Hastings, Warren, Generalgouverneur in Britisch-Ostindien (1732-1818).

Eigenhändiger Brief mit Unterschrift Daylesford House, Gloucestershire, 9. IX. 1800, 4°. 3 1/2 Seiten. Doppelblatt.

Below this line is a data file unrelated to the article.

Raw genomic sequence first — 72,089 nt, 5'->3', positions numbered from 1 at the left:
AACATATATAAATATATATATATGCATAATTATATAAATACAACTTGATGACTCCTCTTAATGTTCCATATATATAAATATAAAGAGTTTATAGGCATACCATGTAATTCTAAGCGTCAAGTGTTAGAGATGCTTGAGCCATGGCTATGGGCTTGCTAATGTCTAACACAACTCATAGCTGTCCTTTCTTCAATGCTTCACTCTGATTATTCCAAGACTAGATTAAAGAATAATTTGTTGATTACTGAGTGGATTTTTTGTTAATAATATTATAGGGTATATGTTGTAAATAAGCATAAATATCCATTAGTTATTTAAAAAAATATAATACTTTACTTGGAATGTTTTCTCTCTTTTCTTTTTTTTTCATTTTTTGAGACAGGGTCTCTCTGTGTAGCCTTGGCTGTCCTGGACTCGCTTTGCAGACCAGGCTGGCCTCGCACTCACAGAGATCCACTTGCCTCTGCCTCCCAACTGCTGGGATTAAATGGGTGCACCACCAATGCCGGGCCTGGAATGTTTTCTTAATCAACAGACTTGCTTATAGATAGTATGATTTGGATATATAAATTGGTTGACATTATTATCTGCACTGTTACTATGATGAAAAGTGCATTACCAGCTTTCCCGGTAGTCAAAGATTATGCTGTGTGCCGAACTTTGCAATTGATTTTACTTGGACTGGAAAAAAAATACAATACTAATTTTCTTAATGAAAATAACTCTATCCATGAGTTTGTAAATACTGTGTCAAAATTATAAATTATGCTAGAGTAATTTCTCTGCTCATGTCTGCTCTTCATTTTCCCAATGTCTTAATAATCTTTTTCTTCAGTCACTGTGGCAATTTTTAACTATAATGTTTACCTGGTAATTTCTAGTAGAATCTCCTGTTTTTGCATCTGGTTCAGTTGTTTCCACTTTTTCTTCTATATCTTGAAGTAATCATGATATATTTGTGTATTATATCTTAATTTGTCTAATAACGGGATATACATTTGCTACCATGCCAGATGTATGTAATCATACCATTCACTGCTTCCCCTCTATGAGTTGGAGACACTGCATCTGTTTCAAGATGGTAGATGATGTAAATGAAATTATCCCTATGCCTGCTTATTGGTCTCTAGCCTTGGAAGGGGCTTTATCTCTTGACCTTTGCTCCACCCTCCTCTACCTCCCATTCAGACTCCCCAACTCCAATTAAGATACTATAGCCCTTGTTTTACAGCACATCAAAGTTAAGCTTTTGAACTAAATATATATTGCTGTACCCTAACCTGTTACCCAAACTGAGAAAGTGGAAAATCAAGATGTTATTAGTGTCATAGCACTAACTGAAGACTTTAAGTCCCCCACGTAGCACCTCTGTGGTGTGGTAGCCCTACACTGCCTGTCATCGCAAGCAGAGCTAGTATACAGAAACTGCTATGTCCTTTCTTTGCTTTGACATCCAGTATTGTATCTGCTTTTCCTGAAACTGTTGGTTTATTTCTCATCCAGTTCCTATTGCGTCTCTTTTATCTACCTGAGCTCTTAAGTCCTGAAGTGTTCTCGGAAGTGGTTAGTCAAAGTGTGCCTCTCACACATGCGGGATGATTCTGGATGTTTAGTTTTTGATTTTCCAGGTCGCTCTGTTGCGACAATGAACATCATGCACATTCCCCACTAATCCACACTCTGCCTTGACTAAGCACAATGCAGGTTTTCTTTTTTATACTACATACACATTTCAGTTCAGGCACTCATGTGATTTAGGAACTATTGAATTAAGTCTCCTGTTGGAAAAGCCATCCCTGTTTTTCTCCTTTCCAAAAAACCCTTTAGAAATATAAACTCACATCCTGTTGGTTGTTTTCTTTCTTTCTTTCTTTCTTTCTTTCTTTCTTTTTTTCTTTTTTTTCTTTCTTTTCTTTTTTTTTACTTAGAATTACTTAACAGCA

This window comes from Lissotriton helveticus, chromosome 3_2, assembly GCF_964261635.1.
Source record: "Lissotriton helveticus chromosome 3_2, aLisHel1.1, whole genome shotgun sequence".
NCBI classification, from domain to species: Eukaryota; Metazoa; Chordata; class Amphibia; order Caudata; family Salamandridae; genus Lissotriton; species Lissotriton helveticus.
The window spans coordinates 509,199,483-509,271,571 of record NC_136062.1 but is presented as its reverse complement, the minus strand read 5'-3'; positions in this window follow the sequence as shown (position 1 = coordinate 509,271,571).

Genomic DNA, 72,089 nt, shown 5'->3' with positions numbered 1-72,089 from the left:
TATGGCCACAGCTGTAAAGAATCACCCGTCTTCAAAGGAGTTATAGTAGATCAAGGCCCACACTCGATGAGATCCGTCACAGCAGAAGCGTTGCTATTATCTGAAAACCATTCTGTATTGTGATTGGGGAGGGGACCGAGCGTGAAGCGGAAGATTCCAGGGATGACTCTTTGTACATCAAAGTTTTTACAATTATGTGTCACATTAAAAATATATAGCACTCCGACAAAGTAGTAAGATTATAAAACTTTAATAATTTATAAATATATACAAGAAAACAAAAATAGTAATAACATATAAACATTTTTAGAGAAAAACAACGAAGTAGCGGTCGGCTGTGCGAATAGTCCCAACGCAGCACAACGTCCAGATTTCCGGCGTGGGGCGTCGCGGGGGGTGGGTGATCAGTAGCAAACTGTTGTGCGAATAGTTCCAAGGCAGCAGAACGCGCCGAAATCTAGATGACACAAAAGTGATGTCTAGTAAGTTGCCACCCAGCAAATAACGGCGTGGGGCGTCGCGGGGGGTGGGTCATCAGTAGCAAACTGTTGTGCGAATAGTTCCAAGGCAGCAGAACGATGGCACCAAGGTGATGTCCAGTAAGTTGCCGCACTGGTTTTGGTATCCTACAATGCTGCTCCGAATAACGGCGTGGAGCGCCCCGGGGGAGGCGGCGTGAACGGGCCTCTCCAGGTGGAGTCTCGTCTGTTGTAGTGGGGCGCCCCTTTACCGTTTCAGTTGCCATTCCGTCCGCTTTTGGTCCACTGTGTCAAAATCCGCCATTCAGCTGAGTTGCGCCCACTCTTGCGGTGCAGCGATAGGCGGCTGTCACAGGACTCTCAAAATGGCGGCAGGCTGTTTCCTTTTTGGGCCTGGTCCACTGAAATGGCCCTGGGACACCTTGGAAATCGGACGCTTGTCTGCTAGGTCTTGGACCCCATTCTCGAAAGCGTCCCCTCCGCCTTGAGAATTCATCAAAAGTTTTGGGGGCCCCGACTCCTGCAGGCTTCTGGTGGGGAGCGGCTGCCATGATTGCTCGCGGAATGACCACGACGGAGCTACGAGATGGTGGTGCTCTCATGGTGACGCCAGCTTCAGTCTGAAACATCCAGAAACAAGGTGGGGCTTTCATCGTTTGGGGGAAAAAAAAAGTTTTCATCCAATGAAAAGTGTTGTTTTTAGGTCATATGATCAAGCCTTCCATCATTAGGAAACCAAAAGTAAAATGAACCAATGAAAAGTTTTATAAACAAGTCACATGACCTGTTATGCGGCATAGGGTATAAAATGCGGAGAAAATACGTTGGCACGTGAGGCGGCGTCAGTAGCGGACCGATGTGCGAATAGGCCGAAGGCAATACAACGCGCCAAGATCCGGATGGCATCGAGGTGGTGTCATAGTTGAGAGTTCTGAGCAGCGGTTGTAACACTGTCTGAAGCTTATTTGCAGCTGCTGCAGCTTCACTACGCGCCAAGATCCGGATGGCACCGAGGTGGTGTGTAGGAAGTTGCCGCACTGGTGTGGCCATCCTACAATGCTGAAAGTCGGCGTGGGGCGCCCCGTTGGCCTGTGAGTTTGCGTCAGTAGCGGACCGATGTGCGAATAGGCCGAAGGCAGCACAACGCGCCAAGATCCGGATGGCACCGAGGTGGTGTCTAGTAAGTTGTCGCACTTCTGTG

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An einen Freund mit Dank für dessen Brief, in dem er zum Tod von Hastings‘ Stiefsohn Julius Imhoff (1768-1799) kondolierte, der im September 1799 in Kalkutta gestorben war: „[…] The affection which it breathes for our poor departed friend, and the well drawn character which it expresses of him, have served more than any words of consolation could have done, to alleviate the sorrow of his excellent mother, and to render the cruel duty which had fallen to my lot, of communicating the dreadful intelligence […] She asked me earnestly, whether any notice had been taken either in the Consultations, or the General letter which announced his death, of the eminent services which he had performed in the office […] The first information which I received of this event was imported to me while Mrs. Hastings lay sick with a fever, and much reduced in strength by previous indisposition […] Her son Charles chanced to be with us at the time, which proved a great relief to her […] I think she has told me that she has already employed Captain Imhoff to convey her wishes respecting Julius’s children […] The large portion which the government exacts, for its enormous expenses, of every man’s fortune, and the more than doubled value of all the necessaries of life, require more than twice the same amount of income to live at the same rate as you could do when you were last in England: but you will have the advantage of choosing your style of living […] All men of the middle ranks of society, & fixed to long formed habits, are falling rapidly to ruin. I wish the state itself may not be in as bad a condition […]“ Daneben sehr ausführlich über Gesundheit und Kur seiner Frau Marian (geb. Chapuset; verh. von Imhoff; 1747-1837). – Hastings‘ Familienverhältnisse waren ungewöhnlich. Er hatte die aus Frankreich stammende Anna Maria Appolonia (Marian) 1772 dem Offizier, Porträtmaler und Abenteurer Christoph Adam Carl von Imhoff (1734-1788), „gegen eine ihrer Schönheit angemessene Abfindung“, wie Wilpert schreibt, angeblich abgekauft! Marian hatte ihre Söhne Karl (Charles; 1766-1853; seit 1798 Hauptmann beim Leibgarderegiment) und Julius mit in die Ehe gebracht. Julius hatte wiederum drei legitimierte Söhne aus seiner Verbindung mit einer Bengalin. – Wohlerhalten.